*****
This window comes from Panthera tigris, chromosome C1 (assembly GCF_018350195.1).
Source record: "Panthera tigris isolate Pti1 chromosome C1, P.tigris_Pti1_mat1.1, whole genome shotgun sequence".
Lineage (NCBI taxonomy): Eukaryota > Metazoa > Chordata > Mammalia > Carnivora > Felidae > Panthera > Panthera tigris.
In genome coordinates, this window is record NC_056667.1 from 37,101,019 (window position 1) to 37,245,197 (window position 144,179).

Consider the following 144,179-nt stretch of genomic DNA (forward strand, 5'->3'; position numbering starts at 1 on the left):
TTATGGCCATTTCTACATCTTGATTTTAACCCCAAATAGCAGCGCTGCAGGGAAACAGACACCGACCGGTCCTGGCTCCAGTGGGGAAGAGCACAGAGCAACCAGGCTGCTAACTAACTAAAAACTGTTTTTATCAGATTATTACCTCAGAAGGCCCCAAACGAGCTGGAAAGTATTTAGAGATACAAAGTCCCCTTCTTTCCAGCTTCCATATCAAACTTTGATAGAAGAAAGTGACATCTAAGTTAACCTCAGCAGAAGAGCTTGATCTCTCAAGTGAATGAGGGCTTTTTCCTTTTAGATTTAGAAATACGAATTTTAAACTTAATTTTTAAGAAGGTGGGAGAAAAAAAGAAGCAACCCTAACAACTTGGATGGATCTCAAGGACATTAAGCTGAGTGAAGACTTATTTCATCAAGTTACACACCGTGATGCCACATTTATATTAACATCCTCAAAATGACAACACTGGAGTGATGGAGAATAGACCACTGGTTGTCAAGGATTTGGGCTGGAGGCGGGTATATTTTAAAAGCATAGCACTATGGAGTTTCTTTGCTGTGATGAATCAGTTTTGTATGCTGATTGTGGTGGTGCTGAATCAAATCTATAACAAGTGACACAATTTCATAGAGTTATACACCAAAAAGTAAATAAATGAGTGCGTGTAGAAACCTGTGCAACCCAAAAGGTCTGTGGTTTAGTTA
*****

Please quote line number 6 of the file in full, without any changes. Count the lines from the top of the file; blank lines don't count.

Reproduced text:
TTATGGCCATTTCTACATCTTGATTTTAACCCCAAATAGCAGCGCTGCAGGGAAACAGACACCGACCGGTCCTGGCTCCAGTGGGGAAGAGCACAGAGCAACCAGGCTGCTAACTAACTAAAAACTGTTTTTATCAGATTATTACCTCAGAAGGCCCCAAACGAGCTGGAAAGTATTTAGAGATACAAAGTCCCCTTCTTTCCAGCTTCCATATCAAACTTTGATAGAAGAAAGTGACATCTAAGTTAACCTCAGCAGAAGAGCTTGATCTCTCAAGTGAATGAGGGCTTTTTCCTTTTAGATTTAGAAATACGAATTTTAAACTTAATTTTTAAGAAGGTGGGAGAAAAAAAGAAGCAACCCTAACAACTTGGATGGATCTCAAGGACATTAAGCTGAGTGAAGACTTATTTCATCAAGTTACACACCGTGATGCCACATTTATATTAACATCCTCAAAATGACAACACTGGAGTGATGGAGAATAGACCACTGGTTGTCAAGGATTTGGGCTGGAGGCGGGTATATTTTAAAAGCATAGCACTATGGAGTTTCTTTGCTGTGATGAATCAGTTTTGTATGCTGATTGTGGTGGTGCTGAATCAAATCTATAACAAGTGACACAATTTCATAGAGTTATACACCAAAAAGTAAATAAATGAGTGCGTGTAGAAACCTGTGCAACCCAAAAGGTCTGTGGTTTAGTTA